Osborne made the sad observation that, although Wilder died in 2002, he made his last film “Buddy Buddy” in 1981. For the last 20 years of his life Wilder was ignored by Hollywood. He is an example of the familiar theme of a great artist who did not manage to keep up with the times. It makes one realize how remarkable it is that Clint Eastwood is still making films in his 80s.
Baldwin noted that, today, movies with high production values have become so expensive, that fewer and fewer directors are entrusted to make those films. Which, of course, underscored the mandate of WFF with its emphasis on small, independent films, and their struggle for recognition.
Osborne recommended Cameron Crowe’s 1999 book “Conversations with Billy Wilder.”
With humor, Baldwin complained about all the homework involved in preparing for the Wilder tribute. There were a lot of films to view and not all of them winners. There are the well known films which most people have seen “Sunset Boulevard” (1950) and “Some Like It Hot” (1959) as well as the more familiar films “Witness for the Prosecution” (1957) “Seven Year Itch” 1955 and the seminal “Stalag 17” which spawned the TV spoof “Hogan’s Heroes.”
During his career Wilder often worked with the same actors including Ray Milland, Monroe, William Holden, Walter Matthau, Audrey Hepburn, and Jack Lemon. There was an interesting discussion of the charisma of actors on and off the screen. The clip with Kim Hunter was curiously enervating. Osborne noted that she was more magnetic on screen than off. But he discussed individuals who would light up a room in Hollywood but were not able to convey that charisma in front of a camera. They commented on how some actors were narrowly cast and limited while a Cary Grant always was great just playing Cary Grant.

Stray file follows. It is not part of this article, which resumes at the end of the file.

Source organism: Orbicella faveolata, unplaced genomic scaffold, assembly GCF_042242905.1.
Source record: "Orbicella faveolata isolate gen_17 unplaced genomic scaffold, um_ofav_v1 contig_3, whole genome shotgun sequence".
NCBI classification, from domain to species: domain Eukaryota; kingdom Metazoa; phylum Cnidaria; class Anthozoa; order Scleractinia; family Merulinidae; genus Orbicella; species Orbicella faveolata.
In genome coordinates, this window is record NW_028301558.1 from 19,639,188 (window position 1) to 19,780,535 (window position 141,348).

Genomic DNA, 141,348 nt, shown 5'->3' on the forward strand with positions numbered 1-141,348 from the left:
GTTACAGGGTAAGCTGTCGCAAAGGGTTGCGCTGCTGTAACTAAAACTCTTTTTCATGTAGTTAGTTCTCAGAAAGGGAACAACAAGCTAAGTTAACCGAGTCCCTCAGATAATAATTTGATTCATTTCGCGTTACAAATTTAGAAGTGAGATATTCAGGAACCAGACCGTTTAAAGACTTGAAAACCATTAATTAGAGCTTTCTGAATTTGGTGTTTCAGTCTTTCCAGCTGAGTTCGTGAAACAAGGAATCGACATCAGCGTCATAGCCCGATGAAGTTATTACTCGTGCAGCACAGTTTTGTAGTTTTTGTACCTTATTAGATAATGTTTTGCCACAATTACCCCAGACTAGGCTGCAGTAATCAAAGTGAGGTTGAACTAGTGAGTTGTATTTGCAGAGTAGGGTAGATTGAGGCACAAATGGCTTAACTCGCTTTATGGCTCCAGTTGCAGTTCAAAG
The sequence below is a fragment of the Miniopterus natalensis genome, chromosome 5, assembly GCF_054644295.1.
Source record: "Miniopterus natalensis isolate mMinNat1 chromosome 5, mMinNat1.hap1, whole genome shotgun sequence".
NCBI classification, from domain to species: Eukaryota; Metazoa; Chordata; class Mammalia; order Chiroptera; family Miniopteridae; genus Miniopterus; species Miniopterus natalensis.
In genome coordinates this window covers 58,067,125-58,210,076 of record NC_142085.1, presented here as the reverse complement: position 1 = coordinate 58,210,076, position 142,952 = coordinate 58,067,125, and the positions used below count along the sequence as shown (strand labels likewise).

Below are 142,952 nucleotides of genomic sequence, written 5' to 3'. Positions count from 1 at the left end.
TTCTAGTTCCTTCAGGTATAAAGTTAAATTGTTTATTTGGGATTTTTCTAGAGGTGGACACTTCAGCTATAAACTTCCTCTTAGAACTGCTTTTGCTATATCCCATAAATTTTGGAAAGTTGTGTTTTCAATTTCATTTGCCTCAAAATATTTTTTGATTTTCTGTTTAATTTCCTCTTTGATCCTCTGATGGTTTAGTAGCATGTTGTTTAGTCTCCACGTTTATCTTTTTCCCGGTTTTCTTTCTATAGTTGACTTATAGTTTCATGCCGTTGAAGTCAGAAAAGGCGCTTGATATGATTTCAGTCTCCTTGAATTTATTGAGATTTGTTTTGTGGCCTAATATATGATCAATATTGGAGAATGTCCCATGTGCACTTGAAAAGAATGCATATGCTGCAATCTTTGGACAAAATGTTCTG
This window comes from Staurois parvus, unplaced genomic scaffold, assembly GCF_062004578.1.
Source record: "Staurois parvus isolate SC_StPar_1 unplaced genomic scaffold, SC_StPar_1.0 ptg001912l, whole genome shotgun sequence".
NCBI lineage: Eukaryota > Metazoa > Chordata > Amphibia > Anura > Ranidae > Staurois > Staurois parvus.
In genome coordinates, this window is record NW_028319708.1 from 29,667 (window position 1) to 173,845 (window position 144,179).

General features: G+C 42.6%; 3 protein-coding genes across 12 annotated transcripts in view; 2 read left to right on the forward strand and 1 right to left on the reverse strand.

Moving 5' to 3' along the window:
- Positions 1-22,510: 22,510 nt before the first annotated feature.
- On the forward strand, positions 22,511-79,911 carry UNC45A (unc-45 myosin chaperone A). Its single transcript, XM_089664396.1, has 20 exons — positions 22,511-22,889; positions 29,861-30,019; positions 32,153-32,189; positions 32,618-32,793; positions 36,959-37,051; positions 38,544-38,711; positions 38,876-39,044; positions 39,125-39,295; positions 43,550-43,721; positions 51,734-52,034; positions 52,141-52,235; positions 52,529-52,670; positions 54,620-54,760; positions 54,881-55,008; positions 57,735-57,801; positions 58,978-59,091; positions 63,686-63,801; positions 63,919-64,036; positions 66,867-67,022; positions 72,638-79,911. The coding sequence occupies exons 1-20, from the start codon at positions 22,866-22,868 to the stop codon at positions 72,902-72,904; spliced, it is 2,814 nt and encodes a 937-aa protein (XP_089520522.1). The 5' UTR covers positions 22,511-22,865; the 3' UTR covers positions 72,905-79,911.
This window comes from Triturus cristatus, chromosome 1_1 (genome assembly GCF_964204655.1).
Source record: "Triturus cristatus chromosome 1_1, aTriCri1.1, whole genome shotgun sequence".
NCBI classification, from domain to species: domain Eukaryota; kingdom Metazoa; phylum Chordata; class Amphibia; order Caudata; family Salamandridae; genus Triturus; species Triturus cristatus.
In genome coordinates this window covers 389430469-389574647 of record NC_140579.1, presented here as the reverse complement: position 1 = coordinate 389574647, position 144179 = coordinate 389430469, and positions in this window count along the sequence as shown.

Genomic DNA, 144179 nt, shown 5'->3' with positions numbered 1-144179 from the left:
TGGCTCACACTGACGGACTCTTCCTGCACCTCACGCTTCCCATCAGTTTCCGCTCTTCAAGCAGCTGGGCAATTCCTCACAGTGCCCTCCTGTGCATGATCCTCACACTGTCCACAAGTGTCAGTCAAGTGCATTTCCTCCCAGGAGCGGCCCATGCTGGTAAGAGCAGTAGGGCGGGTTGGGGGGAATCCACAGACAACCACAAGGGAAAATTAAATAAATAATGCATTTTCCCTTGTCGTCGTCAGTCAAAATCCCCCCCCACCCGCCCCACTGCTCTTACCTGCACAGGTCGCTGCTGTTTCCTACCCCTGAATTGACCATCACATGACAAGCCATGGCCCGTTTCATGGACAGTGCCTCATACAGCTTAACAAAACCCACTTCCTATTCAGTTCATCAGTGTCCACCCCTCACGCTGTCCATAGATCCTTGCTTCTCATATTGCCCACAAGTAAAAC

The evening revealed many great works which we were urged to check out through Netflix or tivo on TCM. Lawson raved about an early work “The Major and the Minor” (1942) which he had screened as research for the project. There was interesting commentary about the superb “Double Indemnity” (1944) with Fred MacMurray and Barbara Stanwyck. Osborne noted how Stanwyck was one of the most professional and widely admired performers of her era. “She always showed up on time and off book” he said. “Usually she knew everyone’s lines.” There were also anecdotes of the difficulty Wilder had working on “Double Indemnity” with the often drunk Raymond Chandler, the gifted mystery writer, who knew little or nothing about the specifics required for films.
Other highly recommended films include the Oscar winning “The Lost Weekend” (1945) with Ray Milland. It was one of the first Hollywood films to treat the subject of alcoholism. Also “A Foreign Affair” (1948) in which the expatriates Wilder and Dietrich returned to post war Germany. It provided some of the first aerial views of the bombed out Berlin. They recommended “Sabrina” (1954) a charming film with Audrey Hepburn and a miscast Humphrey Bogart. Wilder wanted Carey Grant for that role. Check out “The Apartment” (1960) “Irma la Douce” (1963) or “The Fortune Cookie” (1966).
During his long and productive career Wilder received eight nominations for best director in the Academy Awards. He won twice for “The Lost Weekend” and “The Apartment.” He set a record with “The Apartment” for which he won three Oscars (Best Film, Best Director, and Best Screenwriter).
As is so often the case artists are not always recognized for their best work. In 1959 “Ben Hur” swept the Academy Awards. “Some Like It Hot” received only one award for best black and white costumes. Osborne noted that such great films as Truffaut’s “400 Blows” Bergman’s “Wild Strawberries” and Wilder’s “Some Like It Hot” lost that year to the forgettable fluff “Pillow Talk” for best screenplay.
Osborne, our greatest authority on the Academy Awards, ironically observed that the awards do not always honor what prove to be the most enduring works. Indeed.